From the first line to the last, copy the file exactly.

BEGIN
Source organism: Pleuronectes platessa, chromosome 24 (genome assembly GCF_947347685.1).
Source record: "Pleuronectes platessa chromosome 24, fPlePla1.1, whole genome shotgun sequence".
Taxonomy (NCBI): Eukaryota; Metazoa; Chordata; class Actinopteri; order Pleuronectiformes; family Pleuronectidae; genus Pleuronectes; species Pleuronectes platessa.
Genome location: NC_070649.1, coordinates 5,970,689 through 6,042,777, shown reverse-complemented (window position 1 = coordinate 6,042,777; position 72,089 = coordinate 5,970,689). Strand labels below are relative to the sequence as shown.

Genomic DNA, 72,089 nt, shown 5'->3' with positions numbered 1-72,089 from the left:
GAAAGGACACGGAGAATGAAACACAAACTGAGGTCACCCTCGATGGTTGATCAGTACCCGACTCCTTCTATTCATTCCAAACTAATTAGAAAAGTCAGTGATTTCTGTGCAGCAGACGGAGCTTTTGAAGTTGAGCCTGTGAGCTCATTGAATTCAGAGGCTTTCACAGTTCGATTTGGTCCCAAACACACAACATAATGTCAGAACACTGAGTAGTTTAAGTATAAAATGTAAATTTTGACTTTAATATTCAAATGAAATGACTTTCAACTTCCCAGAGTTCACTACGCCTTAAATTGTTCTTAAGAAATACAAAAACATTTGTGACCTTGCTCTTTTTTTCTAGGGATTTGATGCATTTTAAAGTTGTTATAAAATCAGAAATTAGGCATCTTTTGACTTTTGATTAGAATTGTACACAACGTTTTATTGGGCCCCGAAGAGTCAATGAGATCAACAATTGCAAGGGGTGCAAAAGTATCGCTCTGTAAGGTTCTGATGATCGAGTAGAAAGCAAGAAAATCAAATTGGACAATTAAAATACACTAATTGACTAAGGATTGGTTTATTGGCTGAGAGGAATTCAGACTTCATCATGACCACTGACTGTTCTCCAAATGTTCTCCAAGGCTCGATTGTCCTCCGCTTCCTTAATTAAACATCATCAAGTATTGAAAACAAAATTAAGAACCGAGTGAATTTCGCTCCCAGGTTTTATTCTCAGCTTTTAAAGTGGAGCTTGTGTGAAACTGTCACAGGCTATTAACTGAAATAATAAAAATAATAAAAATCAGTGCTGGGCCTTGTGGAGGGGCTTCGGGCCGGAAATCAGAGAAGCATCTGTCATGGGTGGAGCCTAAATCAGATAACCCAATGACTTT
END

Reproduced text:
Source organism: Pleuronectes platessa, chromosome 24 (genome assembly GCF_947347685.1).
Source record: "Pleuronectes platessa chromosome 24, fPlePla1.1, whole genome shotgun sequence".
Taxonomy (NCBI): Eukaryota; Metazoa; Chordata; class Actinopteri; order Pleuronectiformes; family Pleuronectidae; genus Pleuronectes; species Pleuronectes platessa.
Genome location: NC_070649.1, coordinates 5,970,689 through 6,042,777, shown reverse-complemented (window position 1 = coordinate 6,042,777; position 72,089 = coordinate 5,970,689). Strand labels below are relative to the sequence as shown.

Genomic DNA, 72,089 nt, shown 5'->3' with positions numbered 1-72,089 from the left:
GAAAGGACACGGAGAATGAAACACAAACTGAGGTCACCCTCGATGGTTGATCAGTACCCGACTCCTTCTATTCATTCCAAACTAATTAGAAAAGTCAGTGATTTCTGTGCAGCAGACGGAGCTTTTGAAGTTGAGCCTGTGAGCTCATTGAATTCAGAGGCTTTCACAGTTCGATTTGGTCCCAAACACACAACATAATGTCAGAACACTGAGTAGTTTAAGTATAAAATGTAAATTTTGACTTTAATATTCAAATGAAATGACTTTCAACTTCCCAGAGTTCACTACGCCTTAAATTGTTCTTAAGAAATACAAAAACATTTGTGACCTTGCTCTTTTTTTCTAGGGATTTGATGCATTTTAAAGTTGTTATAAAATCAGAAATTAGGCATCTTTTGACTTTTGATTAGAATTGTACACAACGTTTTATTGGGCCCCGAAGAGTCAATGAGATCAACAATTGCAAGGGGTGCAAAAGTATCGCTCTGTAAGGTTCTGATGATCGAGTAGAAAGCAAGAAAATCAAATTGGACAATTAAAATACACTAATTGACTAAGGATTGGTTTATTGGCTGAGAGGAATTCAGACTTCATCATGACCACTGACTGTTCTCCAAATGTTCTCCAAGGCTCGATTGTCCTCCGCTTCCTTAATTAAACATCATCAAGTATTGAAAACAAAATTAAGAACCGAGTGAATTTCGCTCCCAGGTTTTATTCTCAGCTTTTAAAGTGGAGCTTGTGTGAAACTGTCACAGGCTATTAACTGAAATAATAAAAATAATAAAAATCAGTGCTGGGCCTTGTGGAGGGGCTTCGGGCCGGAAATCAGAGAAGCATCTGTCATGGGTGGAGCCTAAATCAGATAACCCAATGACTTT